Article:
When I worked in the industry, fiduciary responsibility was the over-riding concern. The strict adherance to fiduciary responsbility was created in order to protect the bank and the banking industry by ensuring that a certain level of professionalism and integrity was gauranteed throughout the lending system. The regulators had specific roles to play and a set of criteria by which every lending institution had to conduct business. This, of course, protected the consumer from taking onto too much debt as well.
Under the vile Bush administration and the republican lead Congress, they must have jettisoned every bit of fiduciary responsibility and conduct they could come across and of course regulation must have been non-existent in order for so many dodgy loans to have been underwritten over the past decade. Why worry about attaching indentures to loan products when a few financiers have essentially taken over the entire system and Congress is essentially signing away all responsibilty and control. The entire tax paying nation is now at the mercy of the financiers, and the tax payer is paying for the priviledge of going into nationwide indenture.

I also had a gander at the Bloomberg article you cite below. What struck me is that the Treasury's first act is to run down the loan books of Freddie and Fannie as quickly as possilble under the guise of bringing them back to financial health. Wall street has been clamouring for this mortage business for decades. As someone who punts for a living, I'm betting Wall Street will get its wish.

I may have overstated the conspiracy theory bit. Not so long ago Warren Buffet, hardly a proprietor of conspiracy theories, stated that the US was in danger of becoming an oligarchy. He seems to be right.

[The source for the ECB bank lending changes can be found in Finfacts, Bloomberg and Yahoo from last week's neews tories. I'm sure the ECB website has Trichet's full statements as well. gl]

Is the Fed a group of private banks, that have the "license" to issue money (and to obtain interest on it) that the US Government then backs, ?
I am trying to understand if essentially F and F has been nationalised or privatised or a weird mixture of both. Or are they in a "holding pen"?. I noticed the objective of shrinking F and F but thought it was to do with the credit crunch - I didn't recognise the "asset stripping" potential.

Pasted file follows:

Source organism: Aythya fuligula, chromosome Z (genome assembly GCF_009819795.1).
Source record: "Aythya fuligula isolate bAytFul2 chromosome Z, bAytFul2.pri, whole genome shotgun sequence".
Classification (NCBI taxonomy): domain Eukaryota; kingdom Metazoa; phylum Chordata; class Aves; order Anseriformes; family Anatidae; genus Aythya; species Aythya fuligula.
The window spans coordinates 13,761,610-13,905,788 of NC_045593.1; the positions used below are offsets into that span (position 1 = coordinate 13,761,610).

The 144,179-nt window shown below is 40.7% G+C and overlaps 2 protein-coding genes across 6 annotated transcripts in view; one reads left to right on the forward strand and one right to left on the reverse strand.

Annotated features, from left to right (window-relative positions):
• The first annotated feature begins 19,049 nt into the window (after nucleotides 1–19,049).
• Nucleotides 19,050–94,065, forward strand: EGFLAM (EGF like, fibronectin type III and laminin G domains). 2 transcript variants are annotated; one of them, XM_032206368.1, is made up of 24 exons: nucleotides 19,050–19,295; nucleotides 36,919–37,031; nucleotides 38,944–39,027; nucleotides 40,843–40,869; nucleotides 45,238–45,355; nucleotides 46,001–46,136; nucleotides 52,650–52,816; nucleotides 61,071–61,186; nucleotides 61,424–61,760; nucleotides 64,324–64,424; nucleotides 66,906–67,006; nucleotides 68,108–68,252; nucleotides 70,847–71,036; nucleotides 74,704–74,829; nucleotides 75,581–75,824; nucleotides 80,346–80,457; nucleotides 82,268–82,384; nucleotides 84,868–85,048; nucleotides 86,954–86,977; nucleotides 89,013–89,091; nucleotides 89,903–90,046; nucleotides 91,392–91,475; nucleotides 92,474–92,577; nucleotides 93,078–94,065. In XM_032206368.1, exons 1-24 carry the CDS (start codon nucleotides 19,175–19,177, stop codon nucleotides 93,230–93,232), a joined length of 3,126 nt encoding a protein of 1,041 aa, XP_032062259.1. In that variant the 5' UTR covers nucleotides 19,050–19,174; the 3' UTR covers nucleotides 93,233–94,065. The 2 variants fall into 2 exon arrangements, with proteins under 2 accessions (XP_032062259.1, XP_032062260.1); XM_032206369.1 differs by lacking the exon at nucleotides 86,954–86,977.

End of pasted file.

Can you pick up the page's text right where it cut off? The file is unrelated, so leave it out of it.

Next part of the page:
Did the deregulation come before or after the bursting of the dot.com bubble burst? Is this all part of a long slide contested with inflationary booms going on since the seventies?

People are saying US manufacture is doing well because of the low dollar - is that the case? Is there restructuring and investment going on or is its just a passsing manipulation of markets?

It seems to me that there are a few things that may explain why deregulation occurred - firstly, that solid, real profits were getting scarce and a fake substitute was sought - secondly, periodic amnesia, in which people forget what happened the last time there was deregulation - thirdly, end of the Cold War brought a political readiness to shaft the middle and working class - fourthly - OPEC and the increasing difficulty of extracting resources from abroad without fighting costly wars. You may well have better suggestions.

The US is grossly dependent on imported oil as it is such a crazy user of the stuff. There seems to be a turning of faces towards this problem with a view to self sufficiency rather than wars. It won't be easy but it seems to be a very positive project to engage in.

Europe seems much slower to recognise the same problem. I wonder why.
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PostSubject: Re: Fannie and Freddie Nationalised - Bosses sacked - Lehmans on the Ropes   Mon Sep 08, 2008 12:05 pm

** cactus post before this

rockyracoon wrote:
I worked in the mortgage industry in the US at both the lending level and at the securitisation level with an Investment bank. When I worked at the lending level I shared an office with an underwriter who took care of loans that were sold onto Fannie or Freddie. This underwriter had to jump through hoops in order to get the loans sold. The criteria was extremely stringent and all sale stipulations had to be met. No compromising. If a i wasn't dotted or a t not crossed, Fannie or Freddie would send the loan back. Simple as.